In 2016 FT columnist Lucy Kellaway and I co-founded Now Teach. We did not do this in the conventional way with business plans and market research. We plotted most of it in my kitchen holding a newborn each (I’d just had twins) and talking faster and faster as we persuaded ourselves it was a good idea.
The straightforward idea behind Now Teach
The idea was simple. We wanted to help people who’d had successful careers to start all over again as teachers. People, in fact, like Lucy. Lucy had had, by anyone’s reckoning, a successful career. She was an acclaimed journalist who enjoyed her job, but felt she’d stopped learning or getting better. She was 57 and had years of life and career ahead of her; plenty of time to retrain. We were sure she couldn’t be the only person in her position.
And we were right. We have been overwhelmed by how many brilliant people have joined us as Now Teachers.
The issue: No path to teaching
We all know that we are living longer and that we are moving towards the idea of a multistage career. What is not always clear is how one should move from one stage to the other. There has never, technically, been anything to stop older people retraining as teachers. But not many have retrained; and many of those who started dropped out. By September 2021, around 500 older people will have become Now Teachers.
How to change career to start teaching
So, what have we learned about what people need to change career?
We can’t control this, but we can encourage people to listen to their instincts. Many Now Teachers come to us at a time of personal change or challenge: the children moving out / parents dying / a divorce. Conventional wisdom might say not to make rash decisions at these moments, but our experience would say the reverse. There is often a moment of clarity at these times.
It is crucial that we, all of us, make sure that we are not ageist in our assumptions about who should be doing which job at what stage and age. Now Teach works simply because it celebrates and encourages – and normalises – people doing something which is generally considered the territory of people in their early twenties.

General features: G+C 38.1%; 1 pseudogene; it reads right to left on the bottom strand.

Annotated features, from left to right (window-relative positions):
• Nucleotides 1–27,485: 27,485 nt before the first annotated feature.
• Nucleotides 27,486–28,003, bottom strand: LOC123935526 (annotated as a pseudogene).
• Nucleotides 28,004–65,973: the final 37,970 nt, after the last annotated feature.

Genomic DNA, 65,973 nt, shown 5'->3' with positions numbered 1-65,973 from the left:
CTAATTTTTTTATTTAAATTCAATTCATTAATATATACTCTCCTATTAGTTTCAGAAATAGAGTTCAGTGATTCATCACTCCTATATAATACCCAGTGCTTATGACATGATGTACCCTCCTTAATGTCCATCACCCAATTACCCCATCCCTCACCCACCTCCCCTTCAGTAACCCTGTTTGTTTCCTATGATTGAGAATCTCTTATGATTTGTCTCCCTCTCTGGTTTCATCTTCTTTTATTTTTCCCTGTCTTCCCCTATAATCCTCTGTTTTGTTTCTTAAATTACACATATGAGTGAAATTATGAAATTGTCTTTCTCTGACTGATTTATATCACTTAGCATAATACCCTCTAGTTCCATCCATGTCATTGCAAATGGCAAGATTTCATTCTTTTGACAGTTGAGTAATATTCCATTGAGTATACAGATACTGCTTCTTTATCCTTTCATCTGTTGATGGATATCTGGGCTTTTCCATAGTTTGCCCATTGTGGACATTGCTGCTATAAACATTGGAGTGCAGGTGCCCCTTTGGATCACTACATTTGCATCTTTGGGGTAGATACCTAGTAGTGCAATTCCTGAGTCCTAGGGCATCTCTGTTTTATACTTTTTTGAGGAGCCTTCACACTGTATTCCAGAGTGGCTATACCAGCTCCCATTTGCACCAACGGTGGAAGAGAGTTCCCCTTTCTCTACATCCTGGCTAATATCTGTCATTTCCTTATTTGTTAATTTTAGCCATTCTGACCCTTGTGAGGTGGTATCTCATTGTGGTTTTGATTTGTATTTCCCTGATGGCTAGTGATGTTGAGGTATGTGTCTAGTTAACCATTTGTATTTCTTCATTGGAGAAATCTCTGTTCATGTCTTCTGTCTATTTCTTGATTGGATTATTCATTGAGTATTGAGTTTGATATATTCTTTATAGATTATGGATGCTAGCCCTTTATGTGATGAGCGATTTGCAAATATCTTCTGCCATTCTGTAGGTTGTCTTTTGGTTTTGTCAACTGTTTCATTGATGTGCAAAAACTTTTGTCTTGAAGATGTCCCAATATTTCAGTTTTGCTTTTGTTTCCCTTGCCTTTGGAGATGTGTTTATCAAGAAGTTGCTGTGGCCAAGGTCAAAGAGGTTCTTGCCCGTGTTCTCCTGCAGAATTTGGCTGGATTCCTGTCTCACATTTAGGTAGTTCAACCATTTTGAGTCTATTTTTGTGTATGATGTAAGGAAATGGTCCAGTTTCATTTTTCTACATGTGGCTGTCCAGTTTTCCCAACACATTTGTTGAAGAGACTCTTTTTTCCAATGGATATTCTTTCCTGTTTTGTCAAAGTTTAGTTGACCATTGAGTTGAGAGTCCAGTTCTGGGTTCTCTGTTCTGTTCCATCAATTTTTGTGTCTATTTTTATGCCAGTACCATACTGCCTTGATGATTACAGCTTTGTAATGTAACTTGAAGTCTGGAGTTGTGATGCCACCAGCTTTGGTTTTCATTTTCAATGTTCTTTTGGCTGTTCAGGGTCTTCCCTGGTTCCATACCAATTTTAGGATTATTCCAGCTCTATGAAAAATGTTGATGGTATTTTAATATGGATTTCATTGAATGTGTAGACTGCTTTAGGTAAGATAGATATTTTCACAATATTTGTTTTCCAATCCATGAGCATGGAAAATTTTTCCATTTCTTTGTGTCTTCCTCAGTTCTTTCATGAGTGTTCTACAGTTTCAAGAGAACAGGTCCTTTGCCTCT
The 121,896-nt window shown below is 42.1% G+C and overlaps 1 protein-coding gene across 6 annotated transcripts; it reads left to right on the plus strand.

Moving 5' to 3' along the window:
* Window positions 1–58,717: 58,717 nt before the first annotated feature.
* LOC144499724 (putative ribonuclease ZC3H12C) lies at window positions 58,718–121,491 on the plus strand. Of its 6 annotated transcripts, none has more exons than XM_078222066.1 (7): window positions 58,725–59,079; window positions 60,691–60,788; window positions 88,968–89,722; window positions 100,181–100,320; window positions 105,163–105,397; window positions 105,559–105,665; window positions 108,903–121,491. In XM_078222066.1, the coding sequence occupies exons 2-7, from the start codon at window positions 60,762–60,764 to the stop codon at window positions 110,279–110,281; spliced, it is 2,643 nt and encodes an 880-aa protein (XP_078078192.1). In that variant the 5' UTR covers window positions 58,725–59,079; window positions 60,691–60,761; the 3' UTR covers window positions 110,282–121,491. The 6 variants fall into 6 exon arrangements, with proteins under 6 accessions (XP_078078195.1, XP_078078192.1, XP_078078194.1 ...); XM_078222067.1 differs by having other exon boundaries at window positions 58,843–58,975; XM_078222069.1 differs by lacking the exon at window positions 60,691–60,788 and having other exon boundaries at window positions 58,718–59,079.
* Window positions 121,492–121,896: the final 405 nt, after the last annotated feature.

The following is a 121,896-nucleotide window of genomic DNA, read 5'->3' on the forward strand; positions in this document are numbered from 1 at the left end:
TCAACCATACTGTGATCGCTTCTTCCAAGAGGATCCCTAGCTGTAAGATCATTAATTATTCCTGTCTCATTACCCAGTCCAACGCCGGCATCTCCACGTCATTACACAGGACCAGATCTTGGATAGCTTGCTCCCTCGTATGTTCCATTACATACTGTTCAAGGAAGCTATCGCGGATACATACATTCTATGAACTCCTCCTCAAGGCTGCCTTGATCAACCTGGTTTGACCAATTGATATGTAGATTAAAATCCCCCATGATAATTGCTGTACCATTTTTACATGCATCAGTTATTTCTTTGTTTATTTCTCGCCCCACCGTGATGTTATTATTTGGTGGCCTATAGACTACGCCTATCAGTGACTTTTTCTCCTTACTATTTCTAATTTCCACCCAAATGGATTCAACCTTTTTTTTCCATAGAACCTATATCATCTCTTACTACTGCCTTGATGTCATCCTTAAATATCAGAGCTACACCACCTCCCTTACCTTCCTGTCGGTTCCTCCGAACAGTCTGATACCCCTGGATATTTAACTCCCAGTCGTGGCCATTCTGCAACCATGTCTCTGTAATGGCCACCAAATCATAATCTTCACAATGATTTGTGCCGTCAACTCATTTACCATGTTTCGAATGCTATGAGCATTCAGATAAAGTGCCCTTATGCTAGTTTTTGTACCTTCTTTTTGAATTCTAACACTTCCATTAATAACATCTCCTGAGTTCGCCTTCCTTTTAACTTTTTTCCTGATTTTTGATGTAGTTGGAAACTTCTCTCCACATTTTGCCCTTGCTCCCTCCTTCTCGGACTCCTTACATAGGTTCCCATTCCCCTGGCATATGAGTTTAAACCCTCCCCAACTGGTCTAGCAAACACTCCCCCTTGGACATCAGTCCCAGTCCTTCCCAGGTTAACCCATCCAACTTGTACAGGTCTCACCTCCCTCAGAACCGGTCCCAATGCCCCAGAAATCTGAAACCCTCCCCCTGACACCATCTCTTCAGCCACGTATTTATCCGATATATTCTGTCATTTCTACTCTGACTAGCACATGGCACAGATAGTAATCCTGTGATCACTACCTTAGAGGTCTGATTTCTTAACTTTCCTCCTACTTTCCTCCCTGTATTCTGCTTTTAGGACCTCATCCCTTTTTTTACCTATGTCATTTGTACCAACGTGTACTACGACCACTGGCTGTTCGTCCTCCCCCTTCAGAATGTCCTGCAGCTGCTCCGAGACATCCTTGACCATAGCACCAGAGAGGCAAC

We’ve recently produced a podcast with the great Jenni Murray in which she is pondering her next steps at the age of 71. “Maybe all of us should think of teaching as we grow older,” she says. “We have so much knowledge and wisdom to pass on and it’s high time the generations paid each other more attention.” One of the guests was Andrew Scott, author of The 100 Year Life, who spoke about the importance of planning for a multistage career. Whatever our age we should assume that our careers will not be linear and we should plan for that.
Career change coaches
Now Teach does celebrate and encourage people into teaching. But it also provides personalised support and recruitment coaching. In 2020 our research showed that 43% of those over 50 who were considering a career change wanted career coaching or guidance in order to do so. We need to get better at thinking about career support and education at all stages of life.
Ongoing support and research
Career trajectories look different at different stages. Many Now Teachers don’t want to rise up the traditional school hierarchy. This doesn’t mean they don’t want to learn and develop as teachers – or contribute to the wider school system – but the way in which they do it may be different. We need to help both career changers and their organisations reimagine what success looks like.
Most of us won’t want to work part-time for most of the time; but most of us will want to work part-time at some point in our lives. One of those times is likely to be as we get older. Those sectors which best support flexible work will be the ones who find they hold on to talented women when they have babies – and talented and experienced people as they get older.
Now Teach’s top tips for your midlife career change interview:
- Don’t worry about spending money or lots of time on what you’re wearing. A lot of early-stage recruitment is online, and even when interviews to return to being in person, a good employer is far more interested in what you say than what you wear.
- Expect the interview to be a different format from previous more senior roles where you might have been headhunted. Instead of a one-on-one, possibly over lunch, you’re likely to be talking to a panel of people in a graduate style interview. Remember to engage with everyone, rather than focussing solely on the person asking the questions.
- Make your peace with the idea of being more junior. You’re starting afresh and there’s no shame in that. The great thing about starting over is that you’re not expected to be a finished product. You can be honest about not knowing any answers, as long as you demonstrate your willingness to learn.
- Starting in a new field doesn’t mean that all your previous work experience is erased. Before your interview spend some time assessing how aspects of your previous career might pertain to this role.
- Don’t be afraid to cite parenting experience if you’ve spent a significant portion of your life looking after your children. After all, the logistical skills honed through childcare are much the same as they would be in a paid administrative role, and you wouldn’t have any qualms about discussing having worked as a nanny or PA.
To hear more about career change, longer working lives and all things education, you can tune in to Now Teach’s podcast Now I’m Grown Up, hosted by Dame Jenni Murray.
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